The two stories from this morning (Advocate, Advertiser) on the back and forth petition mess project the strange spectacle of the petitioners complaining that they had so messed up their petition drive that they could no longer hope to succeed being countered by the city-parish and LUS saying that they could still run a petition drive if they wanted to, was really pretty astounding when you think about it.
And really there should be a lesson in this for us as the observers of the situation. Whatever virtues the anti-fiber petitioners might have, doing the research is not one of them.
Let's go through it slowly: first the petition drive sponsors decided to go forward on the basis of the wrong law; likely had they admitted to themselves that this was the wrong law and faced squarely the daunting task of getting 15% of the voters to agree with a specific ordinance requiring LUS to not offer services over the network LUS builds they'd would have know they'd never succeed.
So they did the research. And discovered a happier truth.
Trouble was that it wasn't true. Reality, finally, intruded.
When that happened the response wasn't particularly pretty. They called a press conference to complain that, somehow, the city was responsible for their wishful thinking.
But, and this is the strange twist in the tale, the response from the city (albeit reluctantly) was no, they had it wrong again, they could still, if they were willing to abide by the rules that had been open to them all along, go ahead.
But this morning at least one of them was out in a parking lot getting signatures on the old, useless petition. It doesn't conform to the law and all the signatures to date are simply not valid. What funds such behavior? Wishful thinking. They appear unable to let go of what they believe ought to be true in favor of what is true.
The take home message in all this is that guys are prone to believing what they wish were true and that the "research" they do doesn't lead them to new conclusions (as real research must) but only confirms what they previously believed. A briefcase or folder full of papers doesn't constitute research unless the reader was open to being persuaded by the truth. The great weakness in these guy's positions is that they are not open to being shown they are wrong.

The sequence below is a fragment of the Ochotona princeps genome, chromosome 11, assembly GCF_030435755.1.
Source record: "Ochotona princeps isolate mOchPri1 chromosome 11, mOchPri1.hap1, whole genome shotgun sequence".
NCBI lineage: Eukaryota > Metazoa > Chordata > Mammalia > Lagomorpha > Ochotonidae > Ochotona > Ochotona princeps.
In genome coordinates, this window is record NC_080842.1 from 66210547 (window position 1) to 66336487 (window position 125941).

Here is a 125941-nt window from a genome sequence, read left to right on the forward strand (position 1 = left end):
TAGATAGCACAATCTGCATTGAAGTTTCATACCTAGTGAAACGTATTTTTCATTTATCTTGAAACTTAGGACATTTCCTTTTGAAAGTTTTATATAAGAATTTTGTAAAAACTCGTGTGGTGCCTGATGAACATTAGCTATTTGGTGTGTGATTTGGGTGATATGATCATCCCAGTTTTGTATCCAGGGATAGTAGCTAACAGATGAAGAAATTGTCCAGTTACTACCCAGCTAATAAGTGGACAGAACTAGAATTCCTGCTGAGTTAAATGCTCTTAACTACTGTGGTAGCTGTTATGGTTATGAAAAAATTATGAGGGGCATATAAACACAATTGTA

But that weakness is also their greatest strenghth. They are true believers. They are sincere.
They can share that conviction with assurance and say things that just aren't true with confidence.
But eventually they (and we) will find out that the stories they are telling really aren't true regardless of the faux research the believe they have done. Wireless will not cure all our bandwidth ills. LUS is not some stalinist boogie man. Fiber is not even beginning to become obsolete. The incumbent monopolists will not play fair if the petitioners hand them a referendum. In modern political/PR campaigns it isn't truth that wins but bankrolls. That they may sincerely believe these lies does not make them less the lie. Reality will intrude. The danger actually lies in believing them. What is most encouraging about the current debate, the continued delusions of these guys aside, is that, astonishingly, we've reached the point where no one is seriously arguing that LUS should not build and maintain a fiber-optic network regardless of incumbent distress. We (and, to give proper credit, they) agree that it must happen sooner rather than later and that LUS should do it. We are down to arguing the details of the business plan and whether it is wise to encourage a train wreck in order to get a plan that agrees with the ideology of a small minority.
There is a reality out there—a political, economic, and technological reality that will not go away just because it is inconvenient for some beliefs. The petitioners would do us all, but most of all themselves, a favor if they'd realize that.